Trump eyes big changes in NAFTA negotiations
There may be more than just a "tweak" coming to NAFTA. Last month, Donald Trump had stated that Canada should just expect modest requests for changes during upcoming re-negotiation of the North American free-trade agreement. But a draft letter to Congress outlines more than 40 objectives that the U.S. is seeking to achieve in an "America-first approach" in talks with Canada and Mexico (for subscribers).
One key area mentioned in this letter: a stipulation that would let the U.S. slap taxes on Canadian exports that threaten the business operations of American companies. That description mirrors earlier talk of a border-adjustment tax, which has raised alarms in Canada's business community. Canadian goods may also need to be manufactured with more American-made parts in order to be sold in the U.S. tariff-free.
Trump is also expected to sign an executive order today that will demand an investigation of the U.S.'s trade deficits with Canada and 15 other countries.
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Special prosecutor joins political fundraising probe in B.C.
A special prosecutor has been hired to assist the RCMP in its probe of political donations in British Columbia. The RCMP launched the investigation after The Globe and Mail revealed lobbyists were making donations under their own names, only to be reimbursed by companies – a violation of one of the province's few fundraising rules. By donating in their own name, lobbyists were obscuring the source of the funds. The B.C. Liberals announced last week they were returning $93,000 in improper donations. Unlike the rules at the federal level and in many provinces, there are no limits to political contributions in B.C. On the heels of a provincial election in May, Premier Christy Clark said she is open to reforming the province's fundraising rules.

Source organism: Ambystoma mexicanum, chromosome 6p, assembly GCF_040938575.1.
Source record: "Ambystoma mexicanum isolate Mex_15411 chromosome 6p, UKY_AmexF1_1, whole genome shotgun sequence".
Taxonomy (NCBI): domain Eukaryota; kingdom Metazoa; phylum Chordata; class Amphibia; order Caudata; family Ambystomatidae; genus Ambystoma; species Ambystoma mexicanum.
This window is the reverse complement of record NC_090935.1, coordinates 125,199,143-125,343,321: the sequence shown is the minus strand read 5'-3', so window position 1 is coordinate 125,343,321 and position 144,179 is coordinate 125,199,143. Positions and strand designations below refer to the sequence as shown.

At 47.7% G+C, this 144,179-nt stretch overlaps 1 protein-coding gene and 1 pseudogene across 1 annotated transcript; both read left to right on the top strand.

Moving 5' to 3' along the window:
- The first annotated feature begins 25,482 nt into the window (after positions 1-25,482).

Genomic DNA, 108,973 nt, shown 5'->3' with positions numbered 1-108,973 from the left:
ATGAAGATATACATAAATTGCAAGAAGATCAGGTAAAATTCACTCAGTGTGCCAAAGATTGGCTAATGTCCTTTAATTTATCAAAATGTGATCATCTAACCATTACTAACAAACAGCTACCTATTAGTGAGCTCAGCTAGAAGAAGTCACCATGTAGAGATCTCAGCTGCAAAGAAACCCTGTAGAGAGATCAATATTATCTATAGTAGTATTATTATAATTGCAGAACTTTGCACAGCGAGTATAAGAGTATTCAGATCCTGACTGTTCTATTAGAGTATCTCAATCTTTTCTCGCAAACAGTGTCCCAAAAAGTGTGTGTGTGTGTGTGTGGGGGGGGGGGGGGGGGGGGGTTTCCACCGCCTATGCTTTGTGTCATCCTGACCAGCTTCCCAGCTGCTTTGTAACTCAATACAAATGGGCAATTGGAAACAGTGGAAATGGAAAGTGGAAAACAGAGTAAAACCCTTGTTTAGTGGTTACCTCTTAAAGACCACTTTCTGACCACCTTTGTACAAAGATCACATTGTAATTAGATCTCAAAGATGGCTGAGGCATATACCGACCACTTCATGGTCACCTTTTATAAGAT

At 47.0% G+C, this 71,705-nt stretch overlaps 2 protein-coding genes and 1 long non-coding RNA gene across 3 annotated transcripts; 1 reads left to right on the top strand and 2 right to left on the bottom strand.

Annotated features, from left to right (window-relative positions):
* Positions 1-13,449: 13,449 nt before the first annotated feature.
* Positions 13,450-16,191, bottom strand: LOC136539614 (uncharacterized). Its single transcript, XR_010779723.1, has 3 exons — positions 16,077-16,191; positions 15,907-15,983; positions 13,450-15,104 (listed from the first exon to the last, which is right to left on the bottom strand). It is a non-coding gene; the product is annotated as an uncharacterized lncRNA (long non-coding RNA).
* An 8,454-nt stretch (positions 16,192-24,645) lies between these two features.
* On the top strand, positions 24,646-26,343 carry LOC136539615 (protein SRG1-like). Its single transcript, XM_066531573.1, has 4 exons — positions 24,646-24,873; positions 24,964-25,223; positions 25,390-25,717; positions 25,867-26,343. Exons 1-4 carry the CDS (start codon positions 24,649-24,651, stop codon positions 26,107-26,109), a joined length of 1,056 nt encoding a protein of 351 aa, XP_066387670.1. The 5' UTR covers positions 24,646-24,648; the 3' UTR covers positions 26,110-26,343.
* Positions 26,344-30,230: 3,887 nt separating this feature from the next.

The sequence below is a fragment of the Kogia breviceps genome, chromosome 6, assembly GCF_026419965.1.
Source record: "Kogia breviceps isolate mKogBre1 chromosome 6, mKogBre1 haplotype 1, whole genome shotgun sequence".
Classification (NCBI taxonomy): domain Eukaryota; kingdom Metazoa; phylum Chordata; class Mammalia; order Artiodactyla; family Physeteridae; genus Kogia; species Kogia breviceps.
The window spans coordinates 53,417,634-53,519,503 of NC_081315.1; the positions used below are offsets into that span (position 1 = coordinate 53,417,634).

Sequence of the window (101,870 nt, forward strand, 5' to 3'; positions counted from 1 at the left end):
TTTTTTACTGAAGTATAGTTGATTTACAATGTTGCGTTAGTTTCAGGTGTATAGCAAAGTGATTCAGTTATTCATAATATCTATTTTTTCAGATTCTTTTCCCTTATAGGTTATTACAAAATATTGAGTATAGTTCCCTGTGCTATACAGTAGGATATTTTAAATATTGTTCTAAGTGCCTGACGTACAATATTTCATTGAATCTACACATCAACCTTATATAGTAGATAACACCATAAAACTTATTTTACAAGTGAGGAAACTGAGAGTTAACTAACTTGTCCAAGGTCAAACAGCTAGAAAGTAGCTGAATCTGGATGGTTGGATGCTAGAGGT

Flynn open to testifying before Congress, but with conditions
Michael Flynn is willing to answer questions in a congressional probe of potential Russian ties to the Trump campaign. But first, he wants protection from "unfair prosecution," his lawyer said. Flynn was fired from his position as Donald Trump's national security adviser after he failed to properly disclose his discussions with Russia's U.S. ambassador. Earlier this week, the top Republican and Democrat on the U.S. Senate intelligence committee pledged to work together in their Trump-Russia investigation. But the independence of the House of Representatives committee has been called into question over its chairman's alleged collusion with the White House.
Toronto mulling vacancy tax as house prices soar
Toronto may take a page from Vancouver as its real estate market continues to soar. Mayor John Tory said he's considering a vacant-home tax, a measure that will be fully in place on the west coast by 2018. Tory is trying to curb real estate speculation in Toronto; the average price of a detached home has reached $1.6-million. Vancouver's vacancy tax will force owners who leave a home empty for at least six months of the year to pay an extra 1 per cent in property tax. But with little reliable empty-home data, it's unclear whether a similar measure in Toronto would help push down housing prices.